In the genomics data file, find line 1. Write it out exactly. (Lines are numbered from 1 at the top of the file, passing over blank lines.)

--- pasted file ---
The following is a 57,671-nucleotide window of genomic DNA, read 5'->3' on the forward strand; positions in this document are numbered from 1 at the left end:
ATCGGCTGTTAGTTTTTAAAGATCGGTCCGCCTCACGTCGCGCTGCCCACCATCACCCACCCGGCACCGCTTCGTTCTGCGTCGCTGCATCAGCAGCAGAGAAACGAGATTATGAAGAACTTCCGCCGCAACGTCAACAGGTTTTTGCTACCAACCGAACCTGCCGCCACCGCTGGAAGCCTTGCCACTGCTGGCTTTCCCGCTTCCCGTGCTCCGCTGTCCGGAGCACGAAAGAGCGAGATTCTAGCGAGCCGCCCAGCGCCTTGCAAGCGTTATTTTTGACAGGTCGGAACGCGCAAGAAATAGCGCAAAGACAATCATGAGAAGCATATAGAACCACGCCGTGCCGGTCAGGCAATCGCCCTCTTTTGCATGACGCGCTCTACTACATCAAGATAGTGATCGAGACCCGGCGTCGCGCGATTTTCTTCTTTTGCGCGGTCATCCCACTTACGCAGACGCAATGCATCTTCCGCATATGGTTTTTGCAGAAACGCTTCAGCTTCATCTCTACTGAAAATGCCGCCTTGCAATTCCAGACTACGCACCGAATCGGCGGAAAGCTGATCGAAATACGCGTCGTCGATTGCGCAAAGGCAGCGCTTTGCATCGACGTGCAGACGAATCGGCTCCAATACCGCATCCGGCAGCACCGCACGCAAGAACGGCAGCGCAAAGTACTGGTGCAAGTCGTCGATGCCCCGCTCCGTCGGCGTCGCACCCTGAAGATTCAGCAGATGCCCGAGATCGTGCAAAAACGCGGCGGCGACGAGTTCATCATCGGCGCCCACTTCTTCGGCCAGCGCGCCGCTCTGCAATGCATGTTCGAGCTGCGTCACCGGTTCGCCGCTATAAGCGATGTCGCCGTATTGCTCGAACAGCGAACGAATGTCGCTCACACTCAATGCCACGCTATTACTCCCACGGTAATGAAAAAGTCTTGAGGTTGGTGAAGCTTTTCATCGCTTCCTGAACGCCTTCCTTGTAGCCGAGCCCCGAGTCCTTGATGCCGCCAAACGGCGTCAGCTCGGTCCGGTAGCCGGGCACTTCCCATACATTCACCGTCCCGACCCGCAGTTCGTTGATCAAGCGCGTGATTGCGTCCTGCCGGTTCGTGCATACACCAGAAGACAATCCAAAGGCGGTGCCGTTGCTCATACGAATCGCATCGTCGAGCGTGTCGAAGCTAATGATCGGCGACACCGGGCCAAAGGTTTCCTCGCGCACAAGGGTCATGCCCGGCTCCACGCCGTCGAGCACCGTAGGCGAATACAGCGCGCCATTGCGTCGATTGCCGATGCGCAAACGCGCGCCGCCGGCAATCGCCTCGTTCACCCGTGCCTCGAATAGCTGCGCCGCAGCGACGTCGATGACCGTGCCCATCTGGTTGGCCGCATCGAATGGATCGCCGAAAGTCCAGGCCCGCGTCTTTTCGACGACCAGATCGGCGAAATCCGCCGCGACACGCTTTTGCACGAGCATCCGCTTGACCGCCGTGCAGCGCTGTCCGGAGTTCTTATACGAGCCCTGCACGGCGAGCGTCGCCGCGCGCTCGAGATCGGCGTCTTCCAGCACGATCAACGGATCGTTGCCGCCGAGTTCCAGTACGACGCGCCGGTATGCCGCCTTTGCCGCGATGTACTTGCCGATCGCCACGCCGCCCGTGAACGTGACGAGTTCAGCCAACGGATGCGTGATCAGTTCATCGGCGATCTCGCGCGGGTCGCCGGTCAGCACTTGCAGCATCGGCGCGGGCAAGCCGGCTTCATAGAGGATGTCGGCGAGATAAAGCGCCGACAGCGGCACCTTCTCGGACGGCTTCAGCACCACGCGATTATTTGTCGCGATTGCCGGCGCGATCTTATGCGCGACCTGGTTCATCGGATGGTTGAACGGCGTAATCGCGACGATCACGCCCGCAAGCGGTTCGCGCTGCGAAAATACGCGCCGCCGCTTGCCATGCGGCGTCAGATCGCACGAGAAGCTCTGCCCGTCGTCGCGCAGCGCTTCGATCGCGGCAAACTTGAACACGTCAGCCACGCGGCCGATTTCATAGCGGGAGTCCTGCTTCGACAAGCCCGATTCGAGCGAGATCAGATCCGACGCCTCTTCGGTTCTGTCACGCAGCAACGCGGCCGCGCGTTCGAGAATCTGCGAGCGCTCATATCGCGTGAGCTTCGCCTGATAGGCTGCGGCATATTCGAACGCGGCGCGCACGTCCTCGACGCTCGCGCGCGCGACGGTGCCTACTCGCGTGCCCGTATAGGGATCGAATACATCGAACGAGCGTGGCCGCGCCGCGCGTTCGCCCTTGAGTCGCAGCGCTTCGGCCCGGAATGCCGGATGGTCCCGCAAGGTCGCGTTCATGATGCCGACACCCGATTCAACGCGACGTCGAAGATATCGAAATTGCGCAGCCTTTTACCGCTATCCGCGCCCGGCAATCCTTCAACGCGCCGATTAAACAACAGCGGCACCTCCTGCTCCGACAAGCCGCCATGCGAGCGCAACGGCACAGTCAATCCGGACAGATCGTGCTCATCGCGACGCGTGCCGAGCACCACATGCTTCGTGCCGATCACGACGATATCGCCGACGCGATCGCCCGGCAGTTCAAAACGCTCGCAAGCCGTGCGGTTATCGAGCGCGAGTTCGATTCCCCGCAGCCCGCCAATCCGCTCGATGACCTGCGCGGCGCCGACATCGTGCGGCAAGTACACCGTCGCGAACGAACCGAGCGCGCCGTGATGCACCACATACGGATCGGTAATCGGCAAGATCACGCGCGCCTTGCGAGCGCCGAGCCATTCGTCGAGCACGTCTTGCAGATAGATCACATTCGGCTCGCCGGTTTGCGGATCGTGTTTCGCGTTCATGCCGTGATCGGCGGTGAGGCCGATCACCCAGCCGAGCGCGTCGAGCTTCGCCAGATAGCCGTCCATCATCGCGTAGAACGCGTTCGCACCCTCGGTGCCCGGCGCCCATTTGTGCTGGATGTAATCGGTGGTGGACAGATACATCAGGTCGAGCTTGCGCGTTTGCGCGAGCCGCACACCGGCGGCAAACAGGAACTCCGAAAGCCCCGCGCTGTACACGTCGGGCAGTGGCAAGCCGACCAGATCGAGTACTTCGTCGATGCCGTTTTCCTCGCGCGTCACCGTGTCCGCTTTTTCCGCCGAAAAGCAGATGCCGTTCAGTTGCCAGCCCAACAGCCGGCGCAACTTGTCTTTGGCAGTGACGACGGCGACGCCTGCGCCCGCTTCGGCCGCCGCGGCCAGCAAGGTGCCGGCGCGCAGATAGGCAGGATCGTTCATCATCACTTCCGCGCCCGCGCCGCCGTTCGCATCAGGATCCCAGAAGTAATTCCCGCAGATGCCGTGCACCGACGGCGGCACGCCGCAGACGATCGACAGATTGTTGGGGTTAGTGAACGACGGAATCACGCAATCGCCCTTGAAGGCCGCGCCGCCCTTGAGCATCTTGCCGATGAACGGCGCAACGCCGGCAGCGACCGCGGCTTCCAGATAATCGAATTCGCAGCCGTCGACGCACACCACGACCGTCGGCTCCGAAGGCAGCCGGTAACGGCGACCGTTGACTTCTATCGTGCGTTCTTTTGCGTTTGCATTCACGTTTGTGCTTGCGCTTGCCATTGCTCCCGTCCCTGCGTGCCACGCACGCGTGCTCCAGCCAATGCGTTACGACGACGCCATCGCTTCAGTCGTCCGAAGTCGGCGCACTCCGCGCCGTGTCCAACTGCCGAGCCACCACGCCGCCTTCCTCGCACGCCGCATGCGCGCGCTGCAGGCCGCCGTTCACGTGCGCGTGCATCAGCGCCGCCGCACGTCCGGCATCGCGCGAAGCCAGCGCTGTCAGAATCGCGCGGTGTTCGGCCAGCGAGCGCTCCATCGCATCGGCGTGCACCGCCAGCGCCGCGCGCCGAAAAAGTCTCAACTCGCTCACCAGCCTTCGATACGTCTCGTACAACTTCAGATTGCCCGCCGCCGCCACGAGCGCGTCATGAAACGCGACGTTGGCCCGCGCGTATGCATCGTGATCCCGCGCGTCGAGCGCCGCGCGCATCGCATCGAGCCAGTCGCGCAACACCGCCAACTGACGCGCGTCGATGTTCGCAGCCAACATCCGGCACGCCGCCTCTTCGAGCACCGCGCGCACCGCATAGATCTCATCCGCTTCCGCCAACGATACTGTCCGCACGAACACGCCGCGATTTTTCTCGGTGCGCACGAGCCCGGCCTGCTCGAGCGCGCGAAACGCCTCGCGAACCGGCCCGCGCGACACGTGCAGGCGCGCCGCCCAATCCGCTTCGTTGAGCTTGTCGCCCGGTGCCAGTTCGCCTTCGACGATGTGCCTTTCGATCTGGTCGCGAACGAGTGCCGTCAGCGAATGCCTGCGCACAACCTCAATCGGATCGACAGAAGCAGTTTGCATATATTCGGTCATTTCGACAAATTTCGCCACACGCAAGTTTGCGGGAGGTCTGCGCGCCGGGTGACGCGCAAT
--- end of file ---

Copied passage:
The following is a 57,671-nucleotide window of genomic DNA, read 5'->3' on the forward strand; positions in this document are numbered from 1 at the left end: